MAO-B Inhibitors

Selegiline (also called deprenyl, with trade names Eldepryl®and Zelapar®) and rasagiline (Azilect®) block an enzyme in the brain that breaks down levodopa.

Monoamine Oxidase Type B (MAO-B) is an enzyme in our body that breaks down several chemicals in the brain, including dopamine. By giving a medication that blocks the effect of MAO-B, an MAO-B inhibitor), more dopamine is available to be used by the brain. This can modestly improve many motor symptoms of PD.

MAO-B inhibitors also provide some benefit for the motor symptoms of PD and are useful as early monotherapy or as an add-on to other medications, including levodopa. When used with other medications, MAO-B inhibitors may reduce “off” time and extend “on” time.

Forms of MAO-B Inhibitors

Selegiline (l-deprenyl, Eldepryl)

Available Doses: 5mg
Typical Treatment Regimen: 5 mg Twice/day with breakfast and lunch
Side Effects:  Nausea, dry mouth, light-headedness, constipation; may worsen dyskinesia; insomnia
Indications:Monotherapy for slowness, stiffness and tremor; adjunct therapy formotor fluctuations

Selegiline HCL orally disintegrating (Zelapar)

Available Doses: 1.25 mg, 2.5 mg
Typical Treatment Regimen: 1.25–2.5 mg once/day
Side Effects: Nausea, dry mouth, light-headedness, constipation; may worsen dyskinesia; insomnia
Indications: Adjunctive therapy for motor fluctuation, plus need for dissolvable medication in mouth especially if swallowing is impaired

Rasagiline (Azilect®) 

Available Doses: 0.5 mg, 1 mg doses
Typical Treatment Regimen: 1 mg once/day
Side Effects: Nausea, dry mouth, light-headedness, constipation; may worsen dyskinesia
Indications: Monotherapy for slowness, stiffness and tremor; adjunct therapy for motor fluctuations

Safinamide (Xadago)

Available Doses: 200 mg
Typical Treatment Regimen: 4–8 times/day (with each levodopa dose)
Side Effects: Nausea, dry mouth, light-headedness, constipation; may worsen dyskinesia; insomnia
Indications: Adjunctive therapy to carbidopa/levodopa for “off” episodes

Common Side Effects of MAO-B Inhibitors

  • Mild nausea
  • Dry mouth
  • Lightheadedness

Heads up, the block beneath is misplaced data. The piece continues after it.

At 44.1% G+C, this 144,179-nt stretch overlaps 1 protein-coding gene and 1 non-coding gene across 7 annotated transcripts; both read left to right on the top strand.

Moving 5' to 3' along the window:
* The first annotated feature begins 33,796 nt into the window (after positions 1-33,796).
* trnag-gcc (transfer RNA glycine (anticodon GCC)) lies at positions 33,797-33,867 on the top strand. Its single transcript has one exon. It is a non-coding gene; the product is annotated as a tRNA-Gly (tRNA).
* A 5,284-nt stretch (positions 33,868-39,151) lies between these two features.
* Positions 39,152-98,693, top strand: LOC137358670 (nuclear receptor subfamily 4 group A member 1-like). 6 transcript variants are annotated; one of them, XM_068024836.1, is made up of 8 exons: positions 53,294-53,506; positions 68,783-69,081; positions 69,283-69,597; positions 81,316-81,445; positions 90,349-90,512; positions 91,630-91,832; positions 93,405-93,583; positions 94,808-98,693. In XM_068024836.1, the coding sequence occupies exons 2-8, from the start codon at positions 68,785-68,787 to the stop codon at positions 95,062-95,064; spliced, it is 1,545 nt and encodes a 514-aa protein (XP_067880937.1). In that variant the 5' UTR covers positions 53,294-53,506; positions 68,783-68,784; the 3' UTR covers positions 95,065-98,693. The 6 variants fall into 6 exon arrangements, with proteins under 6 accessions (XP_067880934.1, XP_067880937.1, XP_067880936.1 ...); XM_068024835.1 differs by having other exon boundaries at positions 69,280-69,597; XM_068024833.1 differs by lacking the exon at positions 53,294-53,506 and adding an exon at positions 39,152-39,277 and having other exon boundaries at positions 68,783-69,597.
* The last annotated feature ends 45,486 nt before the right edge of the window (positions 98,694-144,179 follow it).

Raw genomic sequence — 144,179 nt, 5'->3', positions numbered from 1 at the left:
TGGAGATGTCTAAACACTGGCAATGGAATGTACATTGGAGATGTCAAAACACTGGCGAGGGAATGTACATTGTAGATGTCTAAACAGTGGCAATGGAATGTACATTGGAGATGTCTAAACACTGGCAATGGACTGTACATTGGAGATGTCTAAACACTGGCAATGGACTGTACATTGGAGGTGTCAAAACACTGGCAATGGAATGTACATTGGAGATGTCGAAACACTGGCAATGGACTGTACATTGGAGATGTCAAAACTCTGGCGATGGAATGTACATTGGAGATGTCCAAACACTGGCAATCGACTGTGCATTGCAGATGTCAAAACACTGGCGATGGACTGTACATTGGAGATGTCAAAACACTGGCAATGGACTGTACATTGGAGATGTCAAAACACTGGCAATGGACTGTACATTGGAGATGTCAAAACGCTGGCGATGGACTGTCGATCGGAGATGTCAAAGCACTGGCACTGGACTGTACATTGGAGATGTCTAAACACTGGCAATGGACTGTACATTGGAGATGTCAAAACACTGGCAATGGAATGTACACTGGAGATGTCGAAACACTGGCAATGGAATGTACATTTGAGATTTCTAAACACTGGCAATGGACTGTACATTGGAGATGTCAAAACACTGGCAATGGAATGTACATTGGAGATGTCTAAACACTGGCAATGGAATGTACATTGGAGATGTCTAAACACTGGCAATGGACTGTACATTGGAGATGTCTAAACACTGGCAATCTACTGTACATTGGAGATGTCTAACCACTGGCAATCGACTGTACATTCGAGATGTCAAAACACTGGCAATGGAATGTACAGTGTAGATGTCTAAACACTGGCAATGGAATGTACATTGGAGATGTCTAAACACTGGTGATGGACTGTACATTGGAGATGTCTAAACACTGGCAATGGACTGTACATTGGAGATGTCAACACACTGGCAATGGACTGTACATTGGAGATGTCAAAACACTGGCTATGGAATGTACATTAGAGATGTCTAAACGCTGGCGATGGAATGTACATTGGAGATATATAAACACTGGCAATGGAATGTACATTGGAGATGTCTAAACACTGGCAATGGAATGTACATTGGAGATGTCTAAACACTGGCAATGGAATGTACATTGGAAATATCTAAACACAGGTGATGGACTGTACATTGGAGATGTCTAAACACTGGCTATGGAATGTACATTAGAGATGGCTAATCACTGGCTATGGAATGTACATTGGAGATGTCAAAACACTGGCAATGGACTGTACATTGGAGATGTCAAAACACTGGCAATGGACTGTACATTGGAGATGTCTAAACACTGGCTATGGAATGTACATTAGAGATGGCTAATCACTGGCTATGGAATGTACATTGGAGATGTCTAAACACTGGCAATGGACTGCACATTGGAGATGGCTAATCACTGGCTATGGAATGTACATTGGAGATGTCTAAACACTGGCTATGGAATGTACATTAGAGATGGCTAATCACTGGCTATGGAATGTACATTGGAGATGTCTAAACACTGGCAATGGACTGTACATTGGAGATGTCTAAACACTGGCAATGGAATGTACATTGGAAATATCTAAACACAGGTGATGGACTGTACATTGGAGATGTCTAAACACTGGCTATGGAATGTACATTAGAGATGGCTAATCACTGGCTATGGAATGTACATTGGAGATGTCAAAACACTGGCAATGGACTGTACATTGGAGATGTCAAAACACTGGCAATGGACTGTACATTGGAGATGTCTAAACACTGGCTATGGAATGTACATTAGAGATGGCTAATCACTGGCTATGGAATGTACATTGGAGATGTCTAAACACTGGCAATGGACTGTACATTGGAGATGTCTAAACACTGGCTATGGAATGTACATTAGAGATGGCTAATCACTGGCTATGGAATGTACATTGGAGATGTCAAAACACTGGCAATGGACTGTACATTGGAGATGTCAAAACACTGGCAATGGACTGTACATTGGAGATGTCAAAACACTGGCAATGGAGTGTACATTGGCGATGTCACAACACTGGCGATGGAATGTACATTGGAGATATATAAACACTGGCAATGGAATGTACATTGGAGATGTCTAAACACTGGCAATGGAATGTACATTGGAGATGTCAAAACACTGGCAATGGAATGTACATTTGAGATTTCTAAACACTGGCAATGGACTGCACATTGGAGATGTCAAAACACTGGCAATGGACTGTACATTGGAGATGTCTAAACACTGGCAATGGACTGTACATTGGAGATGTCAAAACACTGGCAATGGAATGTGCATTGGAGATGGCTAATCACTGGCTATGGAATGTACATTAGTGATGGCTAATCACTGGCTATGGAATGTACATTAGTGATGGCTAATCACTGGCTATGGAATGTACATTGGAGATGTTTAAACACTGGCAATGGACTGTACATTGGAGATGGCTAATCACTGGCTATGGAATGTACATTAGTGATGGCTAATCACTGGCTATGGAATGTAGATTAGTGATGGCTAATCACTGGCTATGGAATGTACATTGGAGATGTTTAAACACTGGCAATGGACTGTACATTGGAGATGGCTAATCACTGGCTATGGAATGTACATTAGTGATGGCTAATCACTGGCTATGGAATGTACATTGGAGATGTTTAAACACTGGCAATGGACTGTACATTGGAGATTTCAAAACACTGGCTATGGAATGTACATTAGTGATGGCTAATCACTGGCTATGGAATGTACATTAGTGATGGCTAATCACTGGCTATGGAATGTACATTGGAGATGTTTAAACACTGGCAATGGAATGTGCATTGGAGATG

• Constipation
  • Confusion (can occur in elderly people with PD)
  • Hallucinations (can occur in elderly people with PD)

Taking some MAO-B inhibitors with the heavy consumption (greater than 150 mg/day) of foods high in tyramine carries a risk of raising blood pressure to dangerous levels. These foods are typically aged or fermented, and can include things like cheeses, dried or cured meats, fava beans, beer, sauerkraut, and soybeans. This is more of a risk with non-selective MAO-B inhibitors not used to treat Parkinson’s disease.

Potential for Neuroprotection

In addition, it was suggested in animal studies that MAO-B inhibitors might slow the progression of PD, offering neuroprotection. When tested in humans in the 1980s, Selegiline was shown to delay the need for levodopa by nine months, suggesting neuroprotection. However, this benefit may simply have been from the antiparkinson symptom effect of selegiline.

A worldwide study of rasagiline’s potential for neuroprotection was published in 2008, and follow-up data from the original study. These results suggest that the use of rasagiline earlier in PD may offer the greatest long-term advantage and potentially manage symptoms over time, although true disease modification remains unproven.

Based on these results, we cannot say conclusively that any MAO-B inhibitors slow the progression of the disease.

Quick Facts

  • MAO-B enzymes naturally break down and block several chemicals in the brain, including dopamine
  • MAO-B inhibitors prevent the break down of dopamine, making dopamine more available
  • Provide modest benefit for the motor features of PD 
  • Usually used early in the disease as monotherapy or as an adjunct (add-on) to other medications
  • When used together with other medications, MAO-B inhibitors may reduce “off” time and extend “on” time


* Please note that the side effects listed in the tables that accompany each class of medication are the most commonly experienced. Not all individuals will experience such side effects. For many people who do experience side effects, they can often be effectively limited or eliminated with careful adjustments to dosage or the timing of the individual doses.

Speak to the treating physician immediately if any side effects are experienced. For a complete description of each drug and its possible side effects, please request a “package insert” from your pharmacist for each drug used. It is recommended that all prescriptions be filled at the same pharmacy to avoid interactions between medications. Interactions can be dangerous and even life-threatening, so make sure the pharmacist knows of all medications and supplements being taken, including over-the-counter medications and supplements.

Caution: PD medications may have interactions with certain foods, other medications, vitamins, herbal supplements, over the counter cold pills and other remedies. Anyone taking a PD medication should talk to their doctor and pharmacist about potential drug interactions.



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